Carly Nyst is Head of International Advocacy at Privacy International, a London-based human rights organisation.
The recent revelations of global surveillance practices have prompted a fundamental re-examination of the role and responsibility of States with respect to cross-border surveillance. The patchwork of secret spying programmes and intelligence-sharing agreements implemented by parties to the Five Eyes arrangement (the US, UK, Canada, Australia and New Zealand) constitutes an integrated global surveillance arrangement that covers the majority of the world’s communications.
At the heart of this arrangement are carefully constructed legal frameworks that provide differing levels of protections for internal versus external communications, or those relating to nationals versus non-nationals. These frameworks attempt to circumvent national constitutional or human rights protections governing interferences with the right to privacy of communications that, States purport, apply only to nationals or those within their territorial jurisdiction.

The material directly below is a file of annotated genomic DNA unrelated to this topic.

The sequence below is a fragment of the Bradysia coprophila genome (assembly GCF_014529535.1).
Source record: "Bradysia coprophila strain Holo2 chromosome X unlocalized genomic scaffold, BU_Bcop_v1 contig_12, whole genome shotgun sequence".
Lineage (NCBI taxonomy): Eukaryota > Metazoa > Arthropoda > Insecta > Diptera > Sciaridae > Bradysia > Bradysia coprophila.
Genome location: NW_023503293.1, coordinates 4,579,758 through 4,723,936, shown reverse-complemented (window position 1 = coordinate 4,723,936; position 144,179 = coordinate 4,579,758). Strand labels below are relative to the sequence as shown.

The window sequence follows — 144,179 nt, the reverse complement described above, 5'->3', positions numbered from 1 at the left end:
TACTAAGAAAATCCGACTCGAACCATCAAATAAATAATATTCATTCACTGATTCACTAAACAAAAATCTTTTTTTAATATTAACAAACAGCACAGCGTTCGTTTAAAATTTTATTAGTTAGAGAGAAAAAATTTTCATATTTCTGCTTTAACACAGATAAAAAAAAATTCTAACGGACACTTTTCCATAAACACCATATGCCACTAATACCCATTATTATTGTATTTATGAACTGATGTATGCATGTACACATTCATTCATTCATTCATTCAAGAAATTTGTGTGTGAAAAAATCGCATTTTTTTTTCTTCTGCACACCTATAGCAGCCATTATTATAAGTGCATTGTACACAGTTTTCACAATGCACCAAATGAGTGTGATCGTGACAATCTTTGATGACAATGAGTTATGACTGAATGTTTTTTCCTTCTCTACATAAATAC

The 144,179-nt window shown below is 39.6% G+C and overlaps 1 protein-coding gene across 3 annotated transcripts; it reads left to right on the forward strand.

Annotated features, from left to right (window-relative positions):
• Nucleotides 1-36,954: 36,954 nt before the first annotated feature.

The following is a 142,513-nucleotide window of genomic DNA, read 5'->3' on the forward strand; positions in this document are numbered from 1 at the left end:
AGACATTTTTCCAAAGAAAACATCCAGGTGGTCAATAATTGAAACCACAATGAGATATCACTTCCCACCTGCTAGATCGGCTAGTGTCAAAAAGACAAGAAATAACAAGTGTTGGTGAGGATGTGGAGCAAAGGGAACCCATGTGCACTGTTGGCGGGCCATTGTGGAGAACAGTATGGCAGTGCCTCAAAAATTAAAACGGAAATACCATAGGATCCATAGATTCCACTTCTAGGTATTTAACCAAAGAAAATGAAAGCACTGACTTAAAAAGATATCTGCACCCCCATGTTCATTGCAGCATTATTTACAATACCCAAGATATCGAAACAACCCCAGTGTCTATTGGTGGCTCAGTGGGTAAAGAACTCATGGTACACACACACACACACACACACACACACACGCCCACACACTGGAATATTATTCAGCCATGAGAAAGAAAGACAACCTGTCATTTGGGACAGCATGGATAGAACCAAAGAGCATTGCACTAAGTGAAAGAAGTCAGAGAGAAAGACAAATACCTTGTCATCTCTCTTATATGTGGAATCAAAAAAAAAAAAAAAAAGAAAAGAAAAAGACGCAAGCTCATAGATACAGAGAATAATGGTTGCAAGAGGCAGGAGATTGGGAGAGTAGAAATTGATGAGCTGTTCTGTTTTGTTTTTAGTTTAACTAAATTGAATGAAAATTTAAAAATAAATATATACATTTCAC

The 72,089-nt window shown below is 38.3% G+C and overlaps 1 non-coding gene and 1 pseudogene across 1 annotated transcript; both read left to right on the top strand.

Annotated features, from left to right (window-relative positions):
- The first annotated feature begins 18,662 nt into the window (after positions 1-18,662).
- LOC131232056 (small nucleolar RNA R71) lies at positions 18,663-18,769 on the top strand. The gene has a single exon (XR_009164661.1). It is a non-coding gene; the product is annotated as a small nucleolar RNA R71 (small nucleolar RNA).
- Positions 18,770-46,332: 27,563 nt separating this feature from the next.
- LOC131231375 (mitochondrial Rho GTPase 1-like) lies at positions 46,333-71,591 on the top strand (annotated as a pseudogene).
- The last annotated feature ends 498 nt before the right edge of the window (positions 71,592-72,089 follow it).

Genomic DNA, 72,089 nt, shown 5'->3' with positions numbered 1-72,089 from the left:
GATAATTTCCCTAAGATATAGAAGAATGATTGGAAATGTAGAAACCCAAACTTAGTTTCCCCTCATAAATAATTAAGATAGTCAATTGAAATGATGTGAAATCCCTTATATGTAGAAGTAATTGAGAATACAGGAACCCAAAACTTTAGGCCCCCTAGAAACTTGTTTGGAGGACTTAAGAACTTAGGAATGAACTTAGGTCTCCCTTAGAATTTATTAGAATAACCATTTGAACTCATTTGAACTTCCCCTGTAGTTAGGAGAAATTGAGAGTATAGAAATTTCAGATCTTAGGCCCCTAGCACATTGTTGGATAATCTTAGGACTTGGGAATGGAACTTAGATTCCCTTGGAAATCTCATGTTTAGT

In doing so, the States not only defeat the spirit and purpose of international human rights instruments; they are in direct violation of their obligations under such instruments. Read the rest of this entry…